We used the Shapiro-Wilk test to analyze the distribution of our data. Based on whether the data were normally distributed or not, we selected the corresponding parametric (paired t-test) or non-parametric test (Wilcoxon signed rank test). Since the data of the Melbourne Assessment is measured on an ordinal scale, we always used the non-parametric test. The game scores of block 14 were used in 2 analyses: to investigate skill acquisition (block 2 versus 14) and retention (block 14 versus 15). To account for the inflated error rates associated with these multiple comparisons, we applied a Bonferroni correction.

In addition to providing the test statistic and the significance score for all comparisons made, we also noted the effect size to indicate how meaningful differences were. When applying a parametric test we calculated Cohen’s d, where d exceeding 0.2, 0.5, or 0.8 represented a small, medium, and large effect size, respectively. When using a non-parametric test we calculated rES, where rES exceeding 0.1, 0.3, or 0.5 represented a small, medium, and large effect size, respectively [28]. The effect sizes were calculated as follows:

\( d=\frac{{\mathrm{mean}}_1-{\mathrm{mean}}_2}{\sqrt{\left({{\mathrm{SD}}_1}^2+{{\mathrm{SD}}_2}^2\right)/2}}\kern6em {\mathrm{r}}_{\mathrm{ES}}=\frac{\mathrm{z}\hbox{-} \mathrm{score}}{\sqrt{\#\mathrm{Observations}}} \)

Where SD stands for standard deviation and the z-score is divided by the square root of the number of total observations made.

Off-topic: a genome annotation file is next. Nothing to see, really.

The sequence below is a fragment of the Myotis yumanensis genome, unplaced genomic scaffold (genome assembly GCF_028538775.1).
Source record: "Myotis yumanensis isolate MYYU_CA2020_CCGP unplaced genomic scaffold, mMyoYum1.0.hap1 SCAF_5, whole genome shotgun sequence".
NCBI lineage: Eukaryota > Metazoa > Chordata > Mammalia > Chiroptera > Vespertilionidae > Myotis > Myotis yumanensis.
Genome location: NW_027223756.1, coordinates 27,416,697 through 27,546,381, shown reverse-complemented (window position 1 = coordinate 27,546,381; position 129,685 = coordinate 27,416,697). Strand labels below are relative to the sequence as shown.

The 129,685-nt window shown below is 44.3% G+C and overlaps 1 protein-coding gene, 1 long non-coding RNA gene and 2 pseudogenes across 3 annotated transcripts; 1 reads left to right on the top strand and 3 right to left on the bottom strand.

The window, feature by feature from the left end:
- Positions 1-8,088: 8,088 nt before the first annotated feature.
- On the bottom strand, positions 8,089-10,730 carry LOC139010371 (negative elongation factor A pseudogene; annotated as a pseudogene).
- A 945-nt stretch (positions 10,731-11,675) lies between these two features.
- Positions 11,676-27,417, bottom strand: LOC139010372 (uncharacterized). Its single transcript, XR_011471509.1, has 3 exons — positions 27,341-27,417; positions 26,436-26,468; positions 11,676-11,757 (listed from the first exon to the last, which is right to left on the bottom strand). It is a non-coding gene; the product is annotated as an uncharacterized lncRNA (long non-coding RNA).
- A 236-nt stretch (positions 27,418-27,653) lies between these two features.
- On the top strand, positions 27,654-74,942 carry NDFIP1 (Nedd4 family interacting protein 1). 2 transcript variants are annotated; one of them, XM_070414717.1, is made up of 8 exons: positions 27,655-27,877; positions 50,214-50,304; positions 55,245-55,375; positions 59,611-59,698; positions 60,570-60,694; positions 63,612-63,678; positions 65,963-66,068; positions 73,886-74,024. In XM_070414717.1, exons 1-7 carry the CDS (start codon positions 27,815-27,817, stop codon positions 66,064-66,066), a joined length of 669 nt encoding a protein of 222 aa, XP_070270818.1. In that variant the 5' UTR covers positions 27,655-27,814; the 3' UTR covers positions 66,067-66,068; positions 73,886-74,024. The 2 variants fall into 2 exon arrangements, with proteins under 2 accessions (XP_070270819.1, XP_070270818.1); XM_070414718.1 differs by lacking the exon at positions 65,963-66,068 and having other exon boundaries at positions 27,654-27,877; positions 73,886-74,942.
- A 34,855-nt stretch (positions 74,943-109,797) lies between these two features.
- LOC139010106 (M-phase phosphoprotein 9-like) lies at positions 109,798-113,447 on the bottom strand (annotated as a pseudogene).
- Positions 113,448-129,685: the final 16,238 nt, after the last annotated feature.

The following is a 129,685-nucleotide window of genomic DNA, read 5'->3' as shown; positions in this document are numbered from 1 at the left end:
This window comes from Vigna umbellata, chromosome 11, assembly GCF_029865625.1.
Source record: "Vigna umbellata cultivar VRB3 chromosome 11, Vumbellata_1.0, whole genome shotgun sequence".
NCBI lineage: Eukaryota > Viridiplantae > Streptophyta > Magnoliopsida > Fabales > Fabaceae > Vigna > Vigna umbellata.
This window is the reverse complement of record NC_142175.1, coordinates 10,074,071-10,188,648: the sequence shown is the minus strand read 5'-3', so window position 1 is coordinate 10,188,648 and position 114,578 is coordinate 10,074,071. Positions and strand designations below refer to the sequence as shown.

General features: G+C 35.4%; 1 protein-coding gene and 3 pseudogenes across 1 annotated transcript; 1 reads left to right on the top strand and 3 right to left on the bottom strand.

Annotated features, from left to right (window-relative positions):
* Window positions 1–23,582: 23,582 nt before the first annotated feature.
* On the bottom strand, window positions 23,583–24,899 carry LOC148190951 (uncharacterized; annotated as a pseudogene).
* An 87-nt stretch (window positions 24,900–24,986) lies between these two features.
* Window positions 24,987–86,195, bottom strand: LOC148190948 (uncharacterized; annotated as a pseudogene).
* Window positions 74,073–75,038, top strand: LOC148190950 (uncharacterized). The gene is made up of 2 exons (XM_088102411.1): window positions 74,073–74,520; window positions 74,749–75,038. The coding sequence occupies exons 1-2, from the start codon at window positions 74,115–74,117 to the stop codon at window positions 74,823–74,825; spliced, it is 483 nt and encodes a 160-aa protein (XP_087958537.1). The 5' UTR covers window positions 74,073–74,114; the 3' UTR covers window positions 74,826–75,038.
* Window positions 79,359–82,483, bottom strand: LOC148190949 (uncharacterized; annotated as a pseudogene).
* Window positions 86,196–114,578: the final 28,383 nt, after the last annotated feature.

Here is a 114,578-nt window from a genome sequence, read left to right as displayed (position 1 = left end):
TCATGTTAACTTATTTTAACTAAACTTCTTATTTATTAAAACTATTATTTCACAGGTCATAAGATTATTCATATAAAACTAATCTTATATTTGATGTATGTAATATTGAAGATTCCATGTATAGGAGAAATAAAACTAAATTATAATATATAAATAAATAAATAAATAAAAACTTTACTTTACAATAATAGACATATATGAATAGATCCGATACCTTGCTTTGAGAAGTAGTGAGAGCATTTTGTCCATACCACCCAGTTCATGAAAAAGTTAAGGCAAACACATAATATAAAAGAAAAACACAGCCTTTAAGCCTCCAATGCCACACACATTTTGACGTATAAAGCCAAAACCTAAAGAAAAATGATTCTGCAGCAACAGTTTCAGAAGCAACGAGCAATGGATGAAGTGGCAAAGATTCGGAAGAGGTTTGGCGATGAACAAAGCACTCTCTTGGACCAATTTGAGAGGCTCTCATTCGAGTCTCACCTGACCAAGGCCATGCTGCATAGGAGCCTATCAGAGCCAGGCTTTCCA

We compared the number of therapy sessions between the first and second assessment for each week. If the paired t-test or a Wilcoxon signed rank test resulted in a significant difference between the weeks, we calculated parametric (Pearson’s r) or non-parametric (Spearman’s rs) correlation coefficients between the differences in number of therapy sessions (week 2 – week 1) versus the differences in outcome measures (week 2, day 3 – day 1). Correlation coefficients were interpreted as small, medium or large when r/rs exceeded 0.1, 0.3 or 0.5, respectively [29].



We had to exclude 2 from 13 participants due to lack of compliance (ID4 and ID5, see Table 1). The other participants completed all measurements of the first two weeks. The 2 girls and 9 boys that completed the study had a mean age of 13.3 years with a standard deviation (SD) of 3.4 years. For 7 children the more affected arm was the right, for the other 4 the left one. The median MACS and GMFCS levels were 2. The median total WeeFIM score was 105. Table 1 presents also the ARMEO® Spring upper and lower arm length and spring tension settings.